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What is maitake? What is it used for?
Maitake is a giant mushroom found in the mountains of northeastern
Japan. The typical maitake is light or golden-brown in color.
Although it can become quite large (in some cases, it can
grow to be the size of a basketball), it as extremely sensitive
to environmental changes, which makes it difficult to grow
in most areas.
Along with other medicinal mushrooms such as shiitake and
reishi, maitake has been used to promote general health and
wellness. The body of the mushroom contains polysaccharides
that are well absorbed when consumed orally. These polysaccharides
are thought to enhance immunity and fight diseases.
Traditionally, maitake was thought to prevent high blood
pressure and cancer. Contemporary studies suggest that maitake
may indeed lower high blood pressure and reduce levels of
fat in the blood. However, these studies have mostly been
conducted on humans and require more research.
How much maitake should I take?
Most TCM practitioners recommend 3-7 grams of maitake daily.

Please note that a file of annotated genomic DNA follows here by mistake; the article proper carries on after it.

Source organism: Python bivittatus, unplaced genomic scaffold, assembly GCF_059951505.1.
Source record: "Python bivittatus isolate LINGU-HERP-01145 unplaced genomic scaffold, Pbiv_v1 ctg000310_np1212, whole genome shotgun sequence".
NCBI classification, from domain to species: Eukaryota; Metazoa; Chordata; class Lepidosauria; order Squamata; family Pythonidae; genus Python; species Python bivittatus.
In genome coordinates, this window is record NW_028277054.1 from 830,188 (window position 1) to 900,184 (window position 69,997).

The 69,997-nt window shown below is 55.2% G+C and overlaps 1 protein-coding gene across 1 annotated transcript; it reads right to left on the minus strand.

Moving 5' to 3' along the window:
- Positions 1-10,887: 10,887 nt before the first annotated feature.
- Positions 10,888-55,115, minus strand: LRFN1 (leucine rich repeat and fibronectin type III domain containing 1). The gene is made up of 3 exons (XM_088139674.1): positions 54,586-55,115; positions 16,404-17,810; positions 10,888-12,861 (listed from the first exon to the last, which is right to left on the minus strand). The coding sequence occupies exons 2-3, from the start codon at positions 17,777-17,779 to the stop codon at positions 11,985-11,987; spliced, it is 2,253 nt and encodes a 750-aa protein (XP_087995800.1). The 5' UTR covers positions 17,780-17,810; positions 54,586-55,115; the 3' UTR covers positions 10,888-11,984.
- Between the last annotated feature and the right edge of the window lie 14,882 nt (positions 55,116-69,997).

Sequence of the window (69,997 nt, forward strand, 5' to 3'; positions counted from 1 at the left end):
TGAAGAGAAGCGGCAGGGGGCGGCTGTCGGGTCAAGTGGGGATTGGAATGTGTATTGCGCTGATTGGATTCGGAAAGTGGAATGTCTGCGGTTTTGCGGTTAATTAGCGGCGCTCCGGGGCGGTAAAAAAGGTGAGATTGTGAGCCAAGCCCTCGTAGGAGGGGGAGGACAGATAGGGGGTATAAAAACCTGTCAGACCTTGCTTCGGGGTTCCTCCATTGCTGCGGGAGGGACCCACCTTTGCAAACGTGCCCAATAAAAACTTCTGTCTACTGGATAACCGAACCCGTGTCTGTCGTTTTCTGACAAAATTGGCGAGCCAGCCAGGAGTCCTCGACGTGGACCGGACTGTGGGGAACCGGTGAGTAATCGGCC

Because the body of the fruit contains more polysaccharides
than the leafy sections, the body is recommended as a supplement.
What forms of maitake are available?
Raw maitake can be found at many Asian markets and specialty
stores. Maitake supplements containing large amounts of polysaccharides
can be found at many health food stores. Liquid maitake products
containing high amounts of polysaccharides are also available.
What can happen if I take too much maitake? Are there any interactions I
should be aware of? What precautions should I take?
If used as recommended, there are no well-known side effects
or reports of drug interactions with maitake. As always, patients
should consult with a health care provider before taking maitake
(or any other supplements).
Other Resources :
More You Know About Nutrition
Hobbs C. Medicinal Mushrooms.
Santa Cruz, CA: Botanica Press, 1995, pp. 1105.
Kubo K, Nanba H. Anti-hyperliposis effect of maitake
fruit body (grifola frondosa). I Biol Pharm Bull
Nanba H. Immunostimulant activity in vivo and
anti-HIV activity in vitro of 3 branched b-16-glucans
extracted from maitake mushrooms (grifola frondosa).
VIII International Conference on AIDS, Amsterdam, 1992 [abstract].
Nanba H, Hamaguchi AM, Kuroda H. The chemical structure
of an antitumor polysaccharide in fruit bodies of grifola
frondosa (maitake). Chem Pharm Bull 1987;35:11628.
Yamada Y, Nanba H, Kuroda H. Antitumor effect of orally
administered extracts from fruit body of grifola frondosa
(maitake). Chemotherapy 1990;38:7906.